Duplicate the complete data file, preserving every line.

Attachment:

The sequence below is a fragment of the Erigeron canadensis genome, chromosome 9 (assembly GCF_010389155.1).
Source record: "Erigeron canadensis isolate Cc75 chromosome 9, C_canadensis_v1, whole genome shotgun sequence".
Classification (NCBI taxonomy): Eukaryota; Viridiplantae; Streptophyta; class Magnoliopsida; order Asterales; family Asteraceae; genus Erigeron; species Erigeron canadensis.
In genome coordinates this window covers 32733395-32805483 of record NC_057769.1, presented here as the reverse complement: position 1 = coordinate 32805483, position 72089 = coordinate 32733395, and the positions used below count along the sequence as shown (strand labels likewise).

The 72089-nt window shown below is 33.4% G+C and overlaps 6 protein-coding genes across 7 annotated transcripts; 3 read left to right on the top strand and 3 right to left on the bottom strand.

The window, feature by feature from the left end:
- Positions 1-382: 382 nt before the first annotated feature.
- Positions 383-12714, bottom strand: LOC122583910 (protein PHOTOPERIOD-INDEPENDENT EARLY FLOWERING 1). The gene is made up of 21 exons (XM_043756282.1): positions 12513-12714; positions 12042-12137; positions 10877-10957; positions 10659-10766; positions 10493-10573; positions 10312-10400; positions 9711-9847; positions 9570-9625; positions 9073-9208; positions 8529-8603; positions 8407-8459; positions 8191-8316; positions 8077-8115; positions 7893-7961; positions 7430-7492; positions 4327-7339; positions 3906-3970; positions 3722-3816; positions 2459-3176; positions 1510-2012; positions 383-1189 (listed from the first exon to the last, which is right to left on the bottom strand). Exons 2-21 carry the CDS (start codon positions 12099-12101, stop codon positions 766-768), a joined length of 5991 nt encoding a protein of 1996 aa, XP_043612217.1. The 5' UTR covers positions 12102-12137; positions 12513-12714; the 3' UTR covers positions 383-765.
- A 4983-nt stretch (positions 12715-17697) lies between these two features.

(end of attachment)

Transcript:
The sequence below is a fragment of the Erigeron canadensis genome, chromosome 9 (assembly GCF_010389155.1).
Source record: "Erigeron canadensis isolate Cc75 chromosome 9, C_canadensis_v1, whole genome shotgun sequence".
Classification (NCBI taxonomy): Eukaryota; Viridiplantae; Streptophyta; class Magnoliopsida; order Asterales; family Asteraceae; genus Erigeron; species Erigeron canadensis.
In genome coordinates this window covers 32733395-32805483 of record NC_057769.1, presented here as the reverse complement: position 1 = coordinate 32805483, position 72089 = coordinate 32733395, and the positions used below count along the sequence as shown (strand labels likewise).

The 72089-nt window shown below is 33.4% G+C and overlaps 6 protein-coding genes across 7 annotated transcripts; 3 read left to right on the top strand and 3 right to left on the bottom strand.

The window, feature by feature from the left end:
- Positions 1-382: 382 nt before the first annotated feature.
- Positions 383-12714, bottom strand: LOC122583910 (protein PHOTOPERIOD-INDEPENDENT EARLY FLOWERING 1). The gene is made up of 21 exons (XM_043756282.1): positions 12513-12714; positions 12042-12137; positions 10877-10957; positions 10659-10766; positions 10493-10573; positions 10312-10400; positions 9711-9847; positions 9570-9625; positions 9073-9208; positions 8529-8603; positions 8407-8459; positions 8191-8316; positions 8077-8115; positions 7893-7961; positions 7430-7492; positions 4327-7339; positions 3906-3970; positions 3722-3816; positions 2459-3176; positions 1510-2012; positions 383-1189 (listed from the first exon to the last, which is right to left on the bottom strand). Exons 2-21 carry the CDS (start codon positions 12099-12101, stop codon positions 766-768), a joined length of 5991 nt encoding a protein of 1996 aa, XP_043612217.1. The 5' UTR covers positions 12102-12137; positions 12513-12714; the 3' UTR covers positions 383-765.
- A 4983-nt stretch (positions 12715-17697) lies between these two features.